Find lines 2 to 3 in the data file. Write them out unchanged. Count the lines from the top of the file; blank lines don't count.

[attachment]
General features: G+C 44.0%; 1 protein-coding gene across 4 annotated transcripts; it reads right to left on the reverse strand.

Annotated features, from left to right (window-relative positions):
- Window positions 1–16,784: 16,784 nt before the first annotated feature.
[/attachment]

Annotated features, from left to right (window-relative positions):
- Window positions 1–16,784: 16,784 nt before the first annotated feature.